The Right to Free Speech does not include the Right to Libel

Free speech

No, sorry. This is not about free speech.

We have libel laws for a reason – to protect people from having their lives and reputations ruined by malicious lies.

To paraphrase that so-overused quote about Voltaire’s beliefs, I may not agree with what you say but I will defend to the death your right to say it, up until the point where you are shown to have made an obvious mistake, or told a deliberate lie, and where that mistake or lie threatens to damage the reputation of another. At that point, if you are not willing to apologise and retract your statement, then quite frankly you deserve to be sued for libel.

Brendan O’Neill makes much of the premise that free speech must include the freedom to lie, or to make mistakes, and that if a mistake is made it is up to the offended person to defend their position and prove that what has been said about them is untrue. Well, Katie Hopkins made a mistake and Jack Monroe vigorously defended her position and pointed out to Hopkins that she clearly had the wrong person. Hopkins’ refusal to simply accept that she had addressed her tweet to the wrong person, and to immediately apologise, is not an issue of free speech or the right to make mistakes – it is an issue of obstinacy, refusal to admit one’s mistake and quite frankly, wilful bad manners. And having defended her position and pointed out the ways in which the tweet was inaccurate and libellous, it seems to me the only remaining recourse for Monroe to defend her reputation and prove the accusations to be false, was to sue for libel. What is the point of our courts, if not to act as the ultimate arbiter of what is the truth?

I am not stating this out of any love of Jack Monroe or hatred of Katie Hopkins – I actually greatly enjoy hearing and reading much of what Hopkins has to say, and had never previously heard of Monroe. What little I have read about Monroe in recent days makes me pretty certain I would not like her, were I to meet her – whereas I already do like Hopkins’ straight-talking, don’t-care-who-I-offend approach.

But this is not a case of whose opinion I most care for – it is about the principle that nobody should be allowed to continue to defame another person once they have been shown to be in the wrong. I wonder if all those people who are outraged at what they see as the suppression of free speech, would say the same if this were a man being falsely accused, via Twitter, of being a paedophile? If that man were to respond along the lines of “I most certainly am not a paedophile, I abhor paedophilia and demand that you retract that statement” and the accuser were to respond along the lines of “Well I can’t quite frankly tell the difference between you and the paedophile I intended to accuse” would that man be expected to just let it go, and allow everybody else to continue wondering whether he is, or is not, a paedophile?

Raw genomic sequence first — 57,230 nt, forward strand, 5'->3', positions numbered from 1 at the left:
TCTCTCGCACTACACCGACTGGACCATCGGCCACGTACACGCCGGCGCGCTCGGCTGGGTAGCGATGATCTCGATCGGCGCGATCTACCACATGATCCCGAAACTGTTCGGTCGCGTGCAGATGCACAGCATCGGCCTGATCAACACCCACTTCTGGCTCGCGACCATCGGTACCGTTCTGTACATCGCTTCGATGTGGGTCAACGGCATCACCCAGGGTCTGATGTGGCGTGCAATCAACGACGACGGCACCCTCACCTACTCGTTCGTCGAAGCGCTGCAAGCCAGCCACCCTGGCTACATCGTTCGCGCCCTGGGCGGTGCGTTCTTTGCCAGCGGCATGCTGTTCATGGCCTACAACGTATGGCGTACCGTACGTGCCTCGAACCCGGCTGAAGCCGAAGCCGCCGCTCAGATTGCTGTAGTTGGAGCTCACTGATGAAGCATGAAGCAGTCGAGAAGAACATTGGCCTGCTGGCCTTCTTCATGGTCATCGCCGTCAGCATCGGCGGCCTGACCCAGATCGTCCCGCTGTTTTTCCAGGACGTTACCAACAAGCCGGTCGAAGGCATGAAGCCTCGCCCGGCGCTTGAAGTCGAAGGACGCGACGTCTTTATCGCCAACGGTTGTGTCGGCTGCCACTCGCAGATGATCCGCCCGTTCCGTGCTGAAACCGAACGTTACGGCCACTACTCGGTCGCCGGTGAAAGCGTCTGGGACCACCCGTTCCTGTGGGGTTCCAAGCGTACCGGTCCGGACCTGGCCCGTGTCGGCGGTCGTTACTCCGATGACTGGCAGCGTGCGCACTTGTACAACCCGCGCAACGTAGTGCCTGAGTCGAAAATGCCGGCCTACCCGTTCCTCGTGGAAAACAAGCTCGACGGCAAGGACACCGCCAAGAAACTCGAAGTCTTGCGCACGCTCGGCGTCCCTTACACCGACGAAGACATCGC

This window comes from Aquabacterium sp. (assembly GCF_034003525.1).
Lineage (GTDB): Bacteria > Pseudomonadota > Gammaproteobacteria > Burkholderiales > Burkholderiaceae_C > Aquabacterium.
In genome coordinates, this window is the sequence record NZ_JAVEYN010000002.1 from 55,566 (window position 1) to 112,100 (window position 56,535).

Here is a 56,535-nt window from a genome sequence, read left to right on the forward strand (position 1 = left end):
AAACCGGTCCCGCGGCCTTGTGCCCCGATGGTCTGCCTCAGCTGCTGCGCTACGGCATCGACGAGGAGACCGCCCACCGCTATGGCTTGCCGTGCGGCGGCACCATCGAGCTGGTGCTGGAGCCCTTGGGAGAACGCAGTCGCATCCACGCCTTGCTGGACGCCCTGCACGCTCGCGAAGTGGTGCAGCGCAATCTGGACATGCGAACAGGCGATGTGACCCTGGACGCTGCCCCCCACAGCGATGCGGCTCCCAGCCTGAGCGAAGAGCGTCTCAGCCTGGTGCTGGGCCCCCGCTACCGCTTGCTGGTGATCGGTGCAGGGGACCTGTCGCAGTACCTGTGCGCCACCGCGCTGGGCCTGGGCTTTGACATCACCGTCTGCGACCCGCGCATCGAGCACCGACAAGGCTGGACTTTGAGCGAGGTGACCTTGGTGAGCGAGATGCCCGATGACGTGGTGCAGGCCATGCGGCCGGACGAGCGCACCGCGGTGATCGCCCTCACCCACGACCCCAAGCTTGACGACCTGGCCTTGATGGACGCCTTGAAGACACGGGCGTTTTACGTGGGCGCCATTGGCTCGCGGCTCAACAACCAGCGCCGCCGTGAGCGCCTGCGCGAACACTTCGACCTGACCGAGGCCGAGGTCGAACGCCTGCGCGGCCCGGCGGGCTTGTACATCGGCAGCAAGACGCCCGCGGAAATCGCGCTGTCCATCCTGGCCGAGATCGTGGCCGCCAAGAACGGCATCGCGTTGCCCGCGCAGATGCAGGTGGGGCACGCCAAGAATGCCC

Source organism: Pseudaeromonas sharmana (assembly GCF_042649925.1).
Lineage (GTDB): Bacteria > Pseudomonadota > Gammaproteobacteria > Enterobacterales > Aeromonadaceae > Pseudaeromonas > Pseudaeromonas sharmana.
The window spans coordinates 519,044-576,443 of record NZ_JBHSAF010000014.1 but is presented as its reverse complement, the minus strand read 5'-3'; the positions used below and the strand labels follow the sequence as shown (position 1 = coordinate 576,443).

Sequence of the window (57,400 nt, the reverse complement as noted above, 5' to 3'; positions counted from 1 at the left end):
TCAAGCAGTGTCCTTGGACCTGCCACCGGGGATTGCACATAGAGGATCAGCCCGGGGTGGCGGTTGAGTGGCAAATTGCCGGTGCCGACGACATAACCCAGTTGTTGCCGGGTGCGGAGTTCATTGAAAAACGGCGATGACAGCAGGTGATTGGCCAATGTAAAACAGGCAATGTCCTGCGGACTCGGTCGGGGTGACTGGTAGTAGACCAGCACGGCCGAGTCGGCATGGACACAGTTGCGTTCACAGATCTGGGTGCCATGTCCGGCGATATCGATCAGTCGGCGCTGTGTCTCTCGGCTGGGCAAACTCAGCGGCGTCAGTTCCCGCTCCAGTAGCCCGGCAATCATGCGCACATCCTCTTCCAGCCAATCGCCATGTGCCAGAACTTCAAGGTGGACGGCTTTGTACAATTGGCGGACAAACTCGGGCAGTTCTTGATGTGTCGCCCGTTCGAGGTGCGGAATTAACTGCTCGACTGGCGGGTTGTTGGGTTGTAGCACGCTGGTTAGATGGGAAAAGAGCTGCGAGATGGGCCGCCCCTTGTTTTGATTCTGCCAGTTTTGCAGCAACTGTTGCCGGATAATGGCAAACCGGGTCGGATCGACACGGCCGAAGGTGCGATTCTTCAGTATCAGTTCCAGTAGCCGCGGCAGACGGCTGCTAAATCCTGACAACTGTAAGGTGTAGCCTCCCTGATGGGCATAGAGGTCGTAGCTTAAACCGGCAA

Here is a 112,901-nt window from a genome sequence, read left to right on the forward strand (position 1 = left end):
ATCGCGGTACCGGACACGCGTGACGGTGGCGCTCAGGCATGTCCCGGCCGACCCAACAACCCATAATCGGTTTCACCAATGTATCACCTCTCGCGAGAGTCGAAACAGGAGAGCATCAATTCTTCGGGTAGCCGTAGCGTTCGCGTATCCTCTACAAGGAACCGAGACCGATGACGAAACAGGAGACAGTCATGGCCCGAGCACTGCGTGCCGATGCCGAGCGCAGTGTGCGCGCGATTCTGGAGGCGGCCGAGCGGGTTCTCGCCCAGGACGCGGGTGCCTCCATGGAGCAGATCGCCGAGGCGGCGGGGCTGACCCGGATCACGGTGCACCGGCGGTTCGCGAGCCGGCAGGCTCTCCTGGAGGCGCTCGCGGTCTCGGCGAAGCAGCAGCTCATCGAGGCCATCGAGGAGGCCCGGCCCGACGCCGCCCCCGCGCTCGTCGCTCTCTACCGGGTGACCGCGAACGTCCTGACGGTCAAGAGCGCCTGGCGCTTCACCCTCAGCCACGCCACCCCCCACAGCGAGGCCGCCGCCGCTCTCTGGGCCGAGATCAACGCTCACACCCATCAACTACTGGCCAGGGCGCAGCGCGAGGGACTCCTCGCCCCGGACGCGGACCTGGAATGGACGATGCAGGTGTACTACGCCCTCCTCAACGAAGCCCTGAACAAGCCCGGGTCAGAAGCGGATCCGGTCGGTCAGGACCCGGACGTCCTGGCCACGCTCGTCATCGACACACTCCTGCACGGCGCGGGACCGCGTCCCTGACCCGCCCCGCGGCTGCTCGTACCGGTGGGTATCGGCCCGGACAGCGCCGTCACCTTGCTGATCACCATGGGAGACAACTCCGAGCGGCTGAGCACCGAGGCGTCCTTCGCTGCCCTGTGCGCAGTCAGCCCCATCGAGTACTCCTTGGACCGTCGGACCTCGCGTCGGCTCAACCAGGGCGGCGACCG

Hopkins is free to be as rude as she likes about Monroe but having accused her of defacing war memorials, and refusing to apologise once she had been shown to have made an accusation against the wrong person, she opened herself up to a legal suit and quite frankly, her legal team should be ashamed of themselves for not immediately pointing that fact out to her, and encouraging her to settle, rather than allowing the case to drag out for eighteen months with the attendant exorbitant fees that were then incurred.

And yes, Monroe did, to a certain extent, make a mountain out of a molehill – had she simply left the issue alone after initially pointing out Hopkins’ error, it likely would have been forgotten about within a matter of days. On the other hand, maybe it wouldn’t have done. Monroe could, to this day, still be forced to defend baseless accusations that she goes around defacing war memorials, something she clearly finds abhorrent given her family’s military background.

The tendency of people, particularly on Twitter, to vigorously defend positions which would be utterly indefensible in face-to-face conversation, is frankly ridiculous. I would have had far more respect for Hopkins had she simply said, “Shit, I’m sorry, I got the wrong person” and moved on to direct her abuse at Laurie Penny, for whom it was originally intended and towards whom the accusation of defacing war memorials would have been entirely appropriate given Penny’s previous comments on the subject.

What this case highlights is not a loss of rights of free speech. It is a loss of common courtesy, a loss of interest in the truth and a loss of interest in calling the right person to account. If Katie Hopkins wishes to continue expressing her views in such strong terms, and being respected for doing so, then the least she can do is show that she is interested in getting her facts straight rather than simply slinging mud and hoping it sticks somewhere. And in future, Katie, I’d pick a different legal team, one that is more interested in steering you in the right direction and cutting your losses than in dragging out a court case that you never really had much chance of winning.

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